Sunday, December 24, 2006

it's christmas eve in washington

I don't care what you say, "Christmas Eve in Washington" by Maura Sullivan is my favorite Christmas song. Period.

Merry Christmas and Happy Holidays from Just Up The Pike!

It's snowing tonight in the Blue Ridge
There's a hush on the Ches'peake Bay
The chimneys are smoking in Georgetown
And tomorrow is Christmas Day

The Tidal Basin lies quiet
The tourists have found their way home
Mr. Jefferson's standing the mid-watch
And there's a star on the Capitol Dome

It's Christmas Eve in Washington
America's hometown
For it's here that freedom lives
And peace can stand her ground

It's Christmas Eve in Washington
Our joyous wish to you
Is for peace, love and laughter
to last the whole year through

Snowmen peeking through the windows
It's warm with love inside
'Round the tree the children gather
Awaiting Santa's midnight ride

Mom and Dad are counting their blessings
Reflecting on all they've done
So thankful for another
Christmas Eve in Washington

Thursday, December 21, 2006

brewskis in the firehouse? no thanks

Yesterday, Silver Spring Scene suggested that a brewery might open up in the old volunteer fire house in Downtown Silver Spring. It may just be a rumor, but the only thing I can ask is: why? Why do we need another brewery/pub in Silver Spring, and if we do - why there?

Any use of the firehouse short of tearing it down is a good use, in my opinion, but I'm troubled that this historic - and, might I say, very cool - building could go to an establishment that will attract mostly yuppies and people with deep pockets, as I doubt more blue-collar Silver Springers would put down a lot of money for a beer. Whoever runs this place will obviously make a huge profit, but it won't be a true benefit to our community.

Personally, I was rooting for a music club a la The Recher Theatre in Towson, the "Silver Spring of Baltimore County." It's a small venue that hosts a lot of pop and rock acts. Last August, I saw one of my favorite bands there and was blown away by how nice it was compared to similarly-sized D.C. venues like the Black Cat. The Recher put Towson "on the map," so to say - but it also created a place where people of all ages can go.

Of course, Downtown will already be seeing a second branch of the Birchmere for folk acts and, for the time being, we still have The Death Star hosting punk bands. And eight Metro stops away in Gallery Place, we might see a new House of Blues for everything in between. But why should we have to go into D.C. for music anymore? Silver Spring has been cast as an "arts and entertainment district," and there's nothing artistic or entertaining about a brewery to me. Between plans to tear up "the Turf" and the neighborhoods' strident opposition to a proposed skate park on Fenton Street, it looks like Silver Spring is quickly becoming the "condo heaven" the Express recently called it.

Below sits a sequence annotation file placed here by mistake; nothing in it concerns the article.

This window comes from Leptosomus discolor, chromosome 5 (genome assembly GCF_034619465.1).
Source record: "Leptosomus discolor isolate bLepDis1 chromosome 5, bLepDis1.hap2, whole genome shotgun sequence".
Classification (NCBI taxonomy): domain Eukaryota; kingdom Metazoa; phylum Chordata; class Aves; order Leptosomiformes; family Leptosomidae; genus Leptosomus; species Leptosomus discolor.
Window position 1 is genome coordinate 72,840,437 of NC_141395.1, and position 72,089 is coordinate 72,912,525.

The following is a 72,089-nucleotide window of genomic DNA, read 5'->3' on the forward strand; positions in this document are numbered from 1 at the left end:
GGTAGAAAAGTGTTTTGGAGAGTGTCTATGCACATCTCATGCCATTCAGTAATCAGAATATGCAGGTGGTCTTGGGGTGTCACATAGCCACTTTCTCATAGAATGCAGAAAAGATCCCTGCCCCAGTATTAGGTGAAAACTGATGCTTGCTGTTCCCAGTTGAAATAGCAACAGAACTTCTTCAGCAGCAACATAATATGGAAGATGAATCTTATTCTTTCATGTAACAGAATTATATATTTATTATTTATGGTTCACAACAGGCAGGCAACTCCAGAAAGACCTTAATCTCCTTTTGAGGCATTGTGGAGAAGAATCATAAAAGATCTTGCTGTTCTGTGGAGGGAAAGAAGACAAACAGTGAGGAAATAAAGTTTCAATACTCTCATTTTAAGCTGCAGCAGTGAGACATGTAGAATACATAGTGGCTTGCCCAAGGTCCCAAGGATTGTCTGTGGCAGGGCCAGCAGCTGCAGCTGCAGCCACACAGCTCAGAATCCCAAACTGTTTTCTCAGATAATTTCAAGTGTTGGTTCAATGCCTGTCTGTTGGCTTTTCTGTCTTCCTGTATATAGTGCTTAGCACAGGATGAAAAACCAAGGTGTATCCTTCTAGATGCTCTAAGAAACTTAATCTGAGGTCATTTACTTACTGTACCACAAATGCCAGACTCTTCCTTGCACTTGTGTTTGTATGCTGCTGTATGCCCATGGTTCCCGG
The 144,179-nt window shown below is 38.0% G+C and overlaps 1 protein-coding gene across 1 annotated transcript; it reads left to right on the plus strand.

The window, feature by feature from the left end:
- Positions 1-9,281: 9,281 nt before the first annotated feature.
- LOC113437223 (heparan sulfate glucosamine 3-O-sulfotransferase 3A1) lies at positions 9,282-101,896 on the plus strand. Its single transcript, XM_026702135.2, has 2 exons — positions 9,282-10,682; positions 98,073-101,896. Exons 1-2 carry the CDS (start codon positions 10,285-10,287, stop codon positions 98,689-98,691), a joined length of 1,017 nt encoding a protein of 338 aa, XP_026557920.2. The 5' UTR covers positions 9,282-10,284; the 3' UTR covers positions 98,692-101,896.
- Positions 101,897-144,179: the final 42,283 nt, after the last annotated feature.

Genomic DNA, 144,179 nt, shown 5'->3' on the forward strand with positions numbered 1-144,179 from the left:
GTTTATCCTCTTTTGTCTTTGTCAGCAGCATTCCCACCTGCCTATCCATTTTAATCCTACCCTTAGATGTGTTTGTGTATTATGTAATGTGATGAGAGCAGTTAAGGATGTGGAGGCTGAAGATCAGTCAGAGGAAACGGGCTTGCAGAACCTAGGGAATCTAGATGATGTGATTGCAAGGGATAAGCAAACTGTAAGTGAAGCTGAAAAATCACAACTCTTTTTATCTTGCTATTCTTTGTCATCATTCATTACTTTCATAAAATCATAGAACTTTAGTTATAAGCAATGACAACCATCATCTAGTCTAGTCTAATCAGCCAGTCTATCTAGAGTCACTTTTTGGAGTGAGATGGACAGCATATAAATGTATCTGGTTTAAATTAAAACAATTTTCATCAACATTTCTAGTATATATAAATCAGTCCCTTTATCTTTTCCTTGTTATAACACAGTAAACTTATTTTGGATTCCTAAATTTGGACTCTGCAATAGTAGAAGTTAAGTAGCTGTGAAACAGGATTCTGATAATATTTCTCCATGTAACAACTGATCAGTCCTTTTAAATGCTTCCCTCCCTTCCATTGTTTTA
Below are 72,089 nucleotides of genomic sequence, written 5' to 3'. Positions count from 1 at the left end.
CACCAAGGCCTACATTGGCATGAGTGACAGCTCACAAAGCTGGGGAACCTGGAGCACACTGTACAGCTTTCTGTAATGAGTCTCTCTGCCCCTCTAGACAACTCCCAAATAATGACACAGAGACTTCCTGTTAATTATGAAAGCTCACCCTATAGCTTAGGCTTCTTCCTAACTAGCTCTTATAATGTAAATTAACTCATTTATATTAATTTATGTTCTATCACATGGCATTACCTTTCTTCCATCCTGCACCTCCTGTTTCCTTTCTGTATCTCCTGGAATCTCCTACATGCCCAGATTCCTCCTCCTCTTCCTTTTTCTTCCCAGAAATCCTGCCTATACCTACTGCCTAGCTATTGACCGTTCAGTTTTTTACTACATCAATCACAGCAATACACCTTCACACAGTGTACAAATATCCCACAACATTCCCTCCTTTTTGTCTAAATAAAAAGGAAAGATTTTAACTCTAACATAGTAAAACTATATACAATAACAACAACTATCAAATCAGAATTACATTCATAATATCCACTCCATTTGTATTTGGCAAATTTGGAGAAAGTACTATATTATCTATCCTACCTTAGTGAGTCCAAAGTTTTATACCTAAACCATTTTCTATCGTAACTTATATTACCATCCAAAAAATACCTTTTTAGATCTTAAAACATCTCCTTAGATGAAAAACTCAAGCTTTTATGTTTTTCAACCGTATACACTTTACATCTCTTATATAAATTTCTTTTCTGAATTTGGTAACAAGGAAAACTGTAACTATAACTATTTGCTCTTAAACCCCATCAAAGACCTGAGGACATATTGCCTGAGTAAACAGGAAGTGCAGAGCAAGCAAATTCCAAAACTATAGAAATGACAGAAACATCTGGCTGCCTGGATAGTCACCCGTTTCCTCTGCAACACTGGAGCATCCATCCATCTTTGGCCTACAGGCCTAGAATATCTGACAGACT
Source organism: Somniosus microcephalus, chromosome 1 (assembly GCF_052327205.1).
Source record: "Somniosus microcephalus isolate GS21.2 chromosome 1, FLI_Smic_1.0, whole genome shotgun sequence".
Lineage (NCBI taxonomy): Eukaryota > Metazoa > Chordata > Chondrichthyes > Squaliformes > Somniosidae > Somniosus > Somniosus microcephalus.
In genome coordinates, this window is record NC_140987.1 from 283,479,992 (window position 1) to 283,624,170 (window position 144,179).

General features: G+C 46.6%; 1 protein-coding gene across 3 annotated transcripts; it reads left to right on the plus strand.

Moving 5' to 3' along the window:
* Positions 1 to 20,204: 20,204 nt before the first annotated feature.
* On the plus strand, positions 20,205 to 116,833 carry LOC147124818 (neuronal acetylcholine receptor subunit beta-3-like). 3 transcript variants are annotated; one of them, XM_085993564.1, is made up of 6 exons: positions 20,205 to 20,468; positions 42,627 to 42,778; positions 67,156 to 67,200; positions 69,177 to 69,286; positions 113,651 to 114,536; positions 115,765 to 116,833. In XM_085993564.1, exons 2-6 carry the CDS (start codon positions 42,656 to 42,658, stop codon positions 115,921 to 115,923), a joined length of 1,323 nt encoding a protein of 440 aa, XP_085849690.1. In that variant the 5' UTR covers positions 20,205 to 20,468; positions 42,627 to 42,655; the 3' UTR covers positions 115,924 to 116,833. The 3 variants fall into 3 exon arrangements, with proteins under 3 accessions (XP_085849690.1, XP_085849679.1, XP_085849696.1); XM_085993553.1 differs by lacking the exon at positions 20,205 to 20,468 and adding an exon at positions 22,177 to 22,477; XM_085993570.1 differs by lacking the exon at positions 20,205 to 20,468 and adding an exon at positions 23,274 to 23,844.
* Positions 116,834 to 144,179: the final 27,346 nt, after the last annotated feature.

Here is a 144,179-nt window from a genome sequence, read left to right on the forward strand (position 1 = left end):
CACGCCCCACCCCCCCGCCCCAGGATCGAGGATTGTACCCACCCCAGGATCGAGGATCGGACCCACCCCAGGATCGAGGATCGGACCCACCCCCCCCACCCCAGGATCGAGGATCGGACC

We could do a lot better. If a brewery is indeed taking the firehouse, I hope whomever holds the keys - the investors, the Historical Society (Jerry McCoy? Are you listening?) - reconsiders handing them over. As Silver Spring Scene said when the firehouse first came on the market, "Silver Spring needs another special attraction."

Wednesday, December 20, 2006

moco considers average joes

TOMORROW: A response to plans to open a brewery in the old Silver Spring Volunteer Fire House.
"With the moratorium, whichever way it goes, I will vote for what is best for my constituents." - Councilwoman Valerie Ervin
Just Up The Pike is holding to its moratorium on "moratorium" - but it's worth noting that the County Council's cooled down on Marilyn Praisner's original proposal to cap new development in Montgomery County, noting its potential to screw over "average Joes." But where does Valerie Ervin, who represents "average Joes" in Silver Spring, Wheaton and White Oak, stand on the moratorium? This appearance on NewsTalk from last August has her calling for a moratorium in Downtown Silver Spring. I can only hope she's reconsidered since then . . .

[Thanks to The Daily Penguin for the heads-up.]

Monday, December 18, 2006

a moratorium on "moratorium"

The past few weeks have seen a rash of "Dan bitches about moratorium" posts on other blogs, and while I can hear my father over my shoulder, saying "you'd better stand up for yourself," I can't help but admit: I can yell about Leggett and our scary new council members until I'm blue in the face, but I probably won't get much done that way.

I still can't buy the NIMBY argument, and I can't help but wonder if underneath all that talk about dropping property values and "overdevelopment" is a subtle prejudice towards newcomers. I know all people aren't like that, but some are, and those are the ones that worry me. But I am aware that our new County Council probably isn't so inclined.

So, in good faith that the County understands its past successes and missteps, I am proposing a moratorium of my own: on the word "moratorium." For the next year, Just Up The Pike is banning use of the word "moratorium" except in extreme circumstances. While Montgomery County reconsiders the path it chose ten years ago, I will be going easy on the rants. Why dwell? There are bigger fish to fry.

And, moratorium (sorry) or not, I will continue to press our leaders on improving public transit in this area. You had better watch out, Ike Leggett: you will hear from me again.

Friday, December 15, 2006

laurel mall biting the dust?